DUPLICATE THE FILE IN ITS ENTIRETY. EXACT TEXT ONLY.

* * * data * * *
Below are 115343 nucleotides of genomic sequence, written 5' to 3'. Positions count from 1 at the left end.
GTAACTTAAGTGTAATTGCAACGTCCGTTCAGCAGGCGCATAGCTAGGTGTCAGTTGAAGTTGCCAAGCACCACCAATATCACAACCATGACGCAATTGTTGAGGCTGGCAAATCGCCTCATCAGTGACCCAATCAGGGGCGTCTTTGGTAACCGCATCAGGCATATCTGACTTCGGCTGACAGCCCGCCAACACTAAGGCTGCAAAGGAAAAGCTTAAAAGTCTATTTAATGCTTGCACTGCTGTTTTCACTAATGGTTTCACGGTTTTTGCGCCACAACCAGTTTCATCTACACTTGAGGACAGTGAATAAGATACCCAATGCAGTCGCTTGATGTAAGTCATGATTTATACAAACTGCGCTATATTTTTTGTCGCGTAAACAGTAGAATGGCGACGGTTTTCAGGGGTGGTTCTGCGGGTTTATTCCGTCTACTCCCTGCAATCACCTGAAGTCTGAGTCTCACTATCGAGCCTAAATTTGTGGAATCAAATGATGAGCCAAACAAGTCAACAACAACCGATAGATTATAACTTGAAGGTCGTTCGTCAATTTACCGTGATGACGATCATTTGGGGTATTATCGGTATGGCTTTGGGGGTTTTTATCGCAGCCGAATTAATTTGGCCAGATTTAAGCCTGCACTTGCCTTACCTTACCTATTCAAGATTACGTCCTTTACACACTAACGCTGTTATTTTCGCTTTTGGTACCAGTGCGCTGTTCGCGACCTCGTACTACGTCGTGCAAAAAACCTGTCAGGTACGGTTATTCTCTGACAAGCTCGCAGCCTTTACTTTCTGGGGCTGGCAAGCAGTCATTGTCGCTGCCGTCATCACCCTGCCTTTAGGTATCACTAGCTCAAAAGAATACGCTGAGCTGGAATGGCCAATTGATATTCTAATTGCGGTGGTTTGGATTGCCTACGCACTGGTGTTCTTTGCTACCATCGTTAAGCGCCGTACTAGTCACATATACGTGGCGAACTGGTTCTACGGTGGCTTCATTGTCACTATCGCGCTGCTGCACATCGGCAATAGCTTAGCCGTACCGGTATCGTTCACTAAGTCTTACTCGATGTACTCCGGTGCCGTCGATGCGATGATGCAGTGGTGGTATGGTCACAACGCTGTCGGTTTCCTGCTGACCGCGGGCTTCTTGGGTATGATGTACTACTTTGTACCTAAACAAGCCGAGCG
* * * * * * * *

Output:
Below are 115343 nucleotides of genomic sequence, written 5' to 3'. Positions count from 1 at the left end.
GTAACTTAAGTGTAATTGCAACGTCCGTTCAGCAGGCGCATAGCTAGGTGTCAGTTGAAGTTGCCAAGCACCACCAATATCACAACCATGACGCAATTGTTGAGGCTGGCAAATCGCCTCATCAGTGACCCAATCAGGGGCGTCTTTGGTAACCGCATCAGGCATATCTGACTTCGGCTGACAGCCCGCCAACACTAAGGCTGCAAAGGAAAAGCTTAAAAGTCTATTTAATGCTTGCACTGCTGTTTTCACTAATGGTTTCACGGTTTTTGCGCCACAACCAGTTTCATCTACACTTGAGGACAGTGAATAAGATACCCAATGCAGTCGCTTGATGTAAGTCATGATTTATACAAACTGCGCTATATTTTTTGTCGCGTAAACAGTAGAATGGCGACGGTTTTCAGGGGTGGTTCTGCGGGTTTATTCCGTCTACTCCCTGCAATCACCTGAAGTCTGAGTCTCACTATCGAGCCTAAATTTGTGGAATCAAATGATGAGCCAAACAAGTCAACAACAACCGATAGATTATAACTTGAAGGTCGTTCGTCAATTTACCGTGATGACGATCATTTGGGGTATTATCGGTATGGCTTTGGGGGTTTTTATCGCAGCCGAATTAATTTGGCCAGATTTAAGCCTGCACTTGCCTTACCTTACCTATTCAAGATTACGTCCTTTACACACTAACGCTGTTATTTTCGCTTTTGGTACCAGTGCGCTGTTCGCGACCTCGTACTACGTCGTGCAAAAAACCTGTCAGGTACGGTTATTCTCTGACAAGCTCGCAGCCTTTACTTTCTGGGGCTGGCAAGCAGTCATTGTCGCTGCCGTCATCACCCTGCCTTTAGGTATCACTAGCTCAAAAGAATACGCTGAGCTGGAATGGCCAATTGATATTCTAATTGCGGTGGTTTGGATTGCCTACGCACTGGTGTTCTTTGCTACCATCGTTAAGCGCCGTACTAGTCACATATACGTGGCGAACTGGTTCTACGGTGGCTTCATTGTCACTATCGCGCTGCTGCACATCGGCAATAGCTTAGCCGTACCGGTATCGTTCACTAAGTCTTACTCGATGTACTCCGGTGCCGTCGATGCGATGATGCAGTGGTGGTATGGTCACAACGCTGTCGGTTTCCTGCTGACCGCGGGCTTCTTGGGTATGATGTACTACTTTGTACCTAAACAAGCCGAGCG